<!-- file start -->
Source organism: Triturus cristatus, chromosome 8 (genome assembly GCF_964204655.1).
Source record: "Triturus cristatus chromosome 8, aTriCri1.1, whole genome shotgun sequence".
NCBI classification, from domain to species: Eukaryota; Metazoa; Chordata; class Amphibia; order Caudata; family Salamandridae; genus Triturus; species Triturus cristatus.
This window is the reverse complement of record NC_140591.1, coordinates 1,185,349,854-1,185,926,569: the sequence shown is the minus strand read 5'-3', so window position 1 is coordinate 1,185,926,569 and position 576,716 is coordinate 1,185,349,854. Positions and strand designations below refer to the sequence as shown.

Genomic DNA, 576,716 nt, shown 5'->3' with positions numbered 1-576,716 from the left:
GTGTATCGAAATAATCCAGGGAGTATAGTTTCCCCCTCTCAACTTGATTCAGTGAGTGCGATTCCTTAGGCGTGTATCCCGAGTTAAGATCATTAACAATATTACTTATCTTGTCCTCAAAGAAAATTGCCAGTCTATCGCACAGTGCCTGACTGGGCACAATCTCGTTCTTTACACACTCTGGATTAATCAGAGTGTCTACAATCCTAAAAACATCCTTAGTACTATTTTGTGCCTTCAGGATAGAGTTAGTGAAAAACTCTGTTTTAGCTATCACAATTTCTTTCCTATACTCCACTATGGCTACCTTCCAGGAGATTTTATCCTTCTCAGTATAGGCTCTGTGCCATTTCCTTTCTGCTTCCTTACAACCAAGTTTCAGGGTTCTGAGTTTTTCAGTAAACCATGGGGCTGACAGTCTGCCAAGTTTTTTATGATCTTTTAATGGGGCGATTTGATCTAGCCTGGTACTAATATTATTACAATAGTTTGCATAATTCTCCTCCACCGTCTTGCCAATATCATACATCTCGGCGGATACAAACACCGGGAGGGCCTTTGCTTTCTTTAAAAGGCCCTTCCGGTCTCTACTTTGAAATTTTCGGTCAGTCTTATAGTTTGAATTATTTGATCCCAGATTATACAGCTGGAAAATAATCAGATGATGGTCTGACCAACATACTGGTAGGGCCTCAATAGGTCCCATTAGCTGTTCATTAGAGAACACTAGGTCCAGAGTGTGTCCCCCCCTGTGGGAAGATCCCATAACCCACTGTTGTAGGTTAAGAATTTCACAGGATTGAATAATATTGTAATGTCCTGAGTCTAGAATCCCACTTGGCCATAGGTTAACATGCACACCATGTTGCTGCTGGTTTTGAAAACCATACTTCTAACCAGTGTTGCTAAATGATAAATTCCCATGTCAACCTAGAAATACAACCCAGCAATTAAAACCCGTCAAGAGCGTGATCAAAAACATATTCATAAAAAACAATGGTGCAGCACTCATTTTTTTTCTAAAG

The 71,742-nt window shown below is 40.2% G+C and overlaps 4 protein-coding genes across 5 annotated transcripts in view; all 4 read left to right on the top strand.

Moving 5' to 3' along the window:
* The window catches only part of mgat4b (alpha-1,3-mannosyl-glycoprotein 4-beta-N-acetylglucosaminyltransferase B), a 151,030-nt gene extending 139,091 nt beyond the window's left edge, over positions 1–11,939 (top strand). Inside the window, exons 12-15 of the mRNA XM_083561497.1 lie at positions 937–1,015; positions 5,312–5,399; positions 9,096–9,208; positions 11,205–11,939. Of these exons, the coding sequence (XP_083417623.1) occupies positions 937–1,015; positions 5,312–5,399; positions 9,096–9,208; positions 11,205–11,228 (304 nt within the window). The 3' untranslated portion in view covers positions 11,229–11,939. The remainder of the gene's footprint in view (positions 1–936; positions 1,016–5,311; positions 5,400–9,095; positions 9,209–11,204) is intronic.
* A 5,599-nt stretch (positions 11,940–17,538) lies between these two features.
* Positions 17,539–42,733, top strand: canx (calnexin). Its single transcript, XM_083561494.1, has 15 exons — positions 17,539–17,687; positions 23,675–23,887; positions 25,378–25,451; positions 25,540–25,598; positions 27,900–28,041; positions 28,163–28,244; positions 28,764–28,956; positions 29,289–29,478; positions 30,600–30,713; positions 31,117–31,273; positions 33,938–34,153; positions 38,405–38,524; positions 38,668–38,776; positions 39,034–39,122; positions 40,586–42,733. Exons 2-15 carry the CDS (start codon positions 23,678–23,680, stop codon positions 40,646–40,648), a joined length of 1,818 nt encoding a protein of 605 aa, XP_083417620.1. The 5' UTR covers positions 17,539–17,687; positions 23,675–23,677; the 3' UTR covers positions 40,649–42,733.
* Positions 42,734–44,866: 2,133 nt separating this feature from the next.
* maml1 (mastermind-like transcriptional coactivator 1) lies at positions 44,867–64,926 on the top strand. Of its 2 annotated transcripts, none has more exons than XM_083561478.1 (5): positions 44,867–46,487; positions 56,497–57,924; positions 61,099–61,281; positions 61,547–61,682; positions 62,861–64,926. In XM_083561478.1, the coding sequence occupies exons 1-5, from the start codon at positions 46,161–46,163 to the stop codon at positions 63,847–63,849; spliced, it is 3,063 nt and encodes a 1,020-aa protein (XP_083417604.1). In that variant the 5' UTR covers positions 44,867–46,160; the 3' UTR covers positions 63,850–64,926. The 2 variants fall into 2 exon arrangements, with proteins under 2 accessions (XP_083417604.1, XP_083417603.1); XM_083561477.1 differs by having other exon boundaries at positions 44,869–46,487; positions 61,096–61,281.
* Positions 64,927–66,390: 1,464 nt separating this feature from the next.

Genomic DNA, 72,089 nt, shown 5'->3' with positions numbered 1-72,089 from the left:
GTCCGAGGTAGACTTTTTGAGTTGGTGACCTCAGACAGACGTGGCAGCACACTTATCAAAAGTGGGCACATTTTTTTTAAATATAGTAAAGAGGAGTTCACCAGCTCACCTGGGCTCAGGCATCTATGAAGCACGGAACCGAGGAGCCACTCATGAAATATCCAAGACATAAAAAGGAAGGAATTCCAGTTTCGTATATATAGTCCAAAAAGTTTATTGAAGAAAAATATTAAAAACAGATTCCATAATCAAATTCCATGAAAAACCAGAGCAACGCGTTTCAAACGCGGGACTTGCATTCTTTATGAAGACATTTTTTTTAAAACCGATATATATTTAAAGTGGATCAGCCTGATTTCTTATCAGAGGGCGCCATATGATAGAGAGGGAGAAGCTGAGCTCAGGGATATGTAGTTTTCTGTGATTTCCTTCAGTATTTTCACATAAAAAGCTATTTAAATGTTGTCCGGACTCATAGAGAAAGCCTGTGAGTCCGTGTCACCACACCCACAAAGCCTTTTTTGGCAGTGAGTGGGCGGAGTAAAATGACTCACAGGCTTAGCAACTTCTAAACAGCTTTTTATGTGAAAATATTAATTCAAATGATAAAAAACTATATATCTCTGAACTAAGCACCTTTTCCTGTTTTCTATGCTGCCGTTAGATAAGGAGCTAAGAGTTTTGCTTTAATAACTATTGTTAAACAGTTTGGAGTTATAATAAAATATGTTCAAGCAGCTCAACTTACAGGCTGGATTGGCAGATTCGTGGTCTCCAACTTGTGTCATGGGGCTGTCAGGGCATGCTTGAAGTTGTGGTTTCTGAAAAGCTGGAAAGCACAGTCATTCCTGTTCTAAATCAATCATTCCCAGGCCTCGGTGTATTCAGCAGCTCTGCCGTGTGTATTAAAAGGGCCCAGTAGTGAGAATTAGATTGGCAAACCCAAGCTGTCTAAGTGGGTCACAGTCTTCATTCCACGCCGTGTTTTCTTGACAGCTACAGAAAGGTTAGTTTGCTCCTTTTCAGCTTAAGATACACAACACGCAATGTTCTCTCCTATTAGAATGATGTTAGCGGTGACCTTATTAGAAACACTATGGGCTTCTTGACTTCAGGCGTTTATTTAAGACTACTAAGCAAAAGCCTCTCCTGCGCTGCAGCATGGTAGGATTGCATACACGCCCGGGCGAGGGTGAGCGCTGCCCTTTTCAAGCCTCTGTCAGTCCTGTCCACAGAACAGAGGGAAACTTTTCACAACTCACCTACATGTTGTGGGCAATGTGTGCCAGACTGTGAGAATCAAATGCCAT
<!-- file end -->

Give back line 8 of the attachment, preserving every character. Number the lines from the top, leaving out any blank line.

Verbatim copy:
Moving 5' to 3' along the window: